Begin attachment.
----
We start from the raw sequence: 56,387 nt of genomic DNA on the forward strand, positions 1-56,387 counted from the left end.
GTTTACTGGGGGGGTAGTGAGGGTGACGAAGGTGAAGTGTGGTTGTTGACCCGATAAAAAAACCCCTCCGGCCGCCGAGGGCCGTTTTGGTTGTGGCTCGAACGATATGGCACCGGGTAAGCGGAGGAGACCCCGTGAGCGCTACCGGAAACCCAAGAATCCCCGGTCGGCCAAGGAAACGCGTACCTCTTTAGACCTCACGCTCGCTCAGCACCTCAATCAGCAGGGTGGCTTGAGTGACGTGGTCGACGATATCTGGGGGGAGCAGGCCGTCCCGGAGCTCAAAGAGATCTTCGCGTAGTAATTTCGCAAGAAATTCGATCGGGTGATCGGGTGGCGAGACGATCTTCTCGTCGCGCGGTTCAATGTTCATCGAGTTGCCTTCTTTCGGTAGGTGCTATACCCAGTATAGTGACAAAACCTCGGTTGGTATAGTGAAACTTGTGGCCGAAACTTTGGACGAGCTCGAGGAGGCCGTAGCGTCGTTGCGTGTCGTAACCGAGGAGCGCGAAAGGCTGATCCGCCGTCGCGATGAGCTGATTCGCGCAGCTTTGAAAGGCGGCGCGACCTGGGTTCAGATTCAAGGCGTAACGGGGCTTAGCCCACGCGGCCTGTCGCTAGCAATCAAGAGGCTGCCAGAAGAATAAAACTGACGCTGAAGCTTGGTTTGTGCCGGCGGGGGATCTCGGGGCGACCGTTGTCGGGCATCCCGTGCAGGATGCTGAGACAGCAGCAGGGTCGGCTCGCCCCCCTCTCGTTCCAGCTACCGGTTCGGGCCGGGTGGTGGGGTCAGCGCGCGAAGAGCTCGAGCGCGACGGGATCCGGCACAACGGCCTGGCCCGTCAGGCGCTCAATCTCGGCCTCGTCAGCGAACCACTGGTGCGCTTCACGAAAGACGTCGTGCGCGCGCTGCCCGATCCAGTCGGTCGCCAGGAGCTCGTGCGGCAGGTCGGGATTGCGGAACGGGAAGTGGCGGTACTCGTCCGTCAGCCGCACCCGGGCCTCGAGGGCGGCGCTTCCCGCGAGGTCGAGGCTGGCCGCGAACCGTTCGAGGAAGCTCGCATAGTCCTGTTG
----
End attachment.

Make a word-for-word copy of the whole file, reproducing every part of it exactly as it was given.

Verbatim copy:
We start from the raw sequence: 56,387 nt of genomic DNA on the forward strand, positions 1-56,387 counted from the left end.
GTTTACTGGGGGGGTAGTGAGGGTGACGAAGGTGAAGTGTGGTTGTTGACCCGATAAAAAAACCCCTCCGGCCGCCGAGGGCCGTTTTGGTTGTGGCTCGAACGATATGGCACCGGGTAAGCGGAGGAGACCCCGTGAGCGCTACCGGAAACCCAAGAATCCCCGGTCGGCCAAGGAAACGCGTACCTCTTTAGACCTCACGCTCGCTCAGCACCTCAATCAGCAGGGTGGCTTGAGTGACGTGGTCGACGATATCTGGGGGGAGCAGGCCGTCCCGGAGCTCAAAGAGATCTTCGCGTAGTAATTTCGCAAGAAATTCGATCGGGTGATCGGGTGGCGAGACGATCTTCTCGTCGCGCGGTTCAATGTTCATCGAGTTGCCTTCTTTCGGTAGGTGCTATACCCAGTATAGTGACAAAACCTCGGTTGGTATAGTGAAACTTGTGGCCGAAACTTTGGACGAGCTCGAGGAGGCCGTAGCGTCGTTGCGTGTCGTAACCGAGGAGCGCGAAAGGCTGATCCGCCGTCGCGATGAGCTGATTCGCGCAGCTTTGAAAGGCGGCGCGACCTGGGTTCAGATTCAAGGCGTAACGGGGCTTAGCCCACGCGGCCTGTCGCTAGCAATCAAGAGGCTGCCAGAAGAATAAAACTGACGCTGAAGCTTGGTTTGTGCCGGCGGGGGATCTCGGGGCGACCGTTGTCGGGCATCCCGTGCAGGATGCTGAGACAGCAGCAGGGTCGGCTCGCCCCCCTCTCGTTCCAGCTACCGGTTCGGGCCGGGTGGTGGGGTCAGCGCGCGAAGAGCTCGAGCGCGACGGGATCCGGCACAACGGCCTGGCCCGTCAGGCGCTCAATCTCGGCCTCGTCAGCGAACCACTGGTGCGCTTCACGAAAGACGTCGTGCGCGCGCTGCCCGATCCAGTCGGTCGCCAGGAGCTCGTGCGGCAGGTCGGGATTGCGGAACGGGAAGTGGCGGTACTCGTCCGTCAGCCGCACCCGGGCCTCGAGGGCGGCGCTTCCCGCGAGGTCGAGGCTGGCCGCGAACCGTTCGAGGAAGCTCGCATAGTCCTGTTG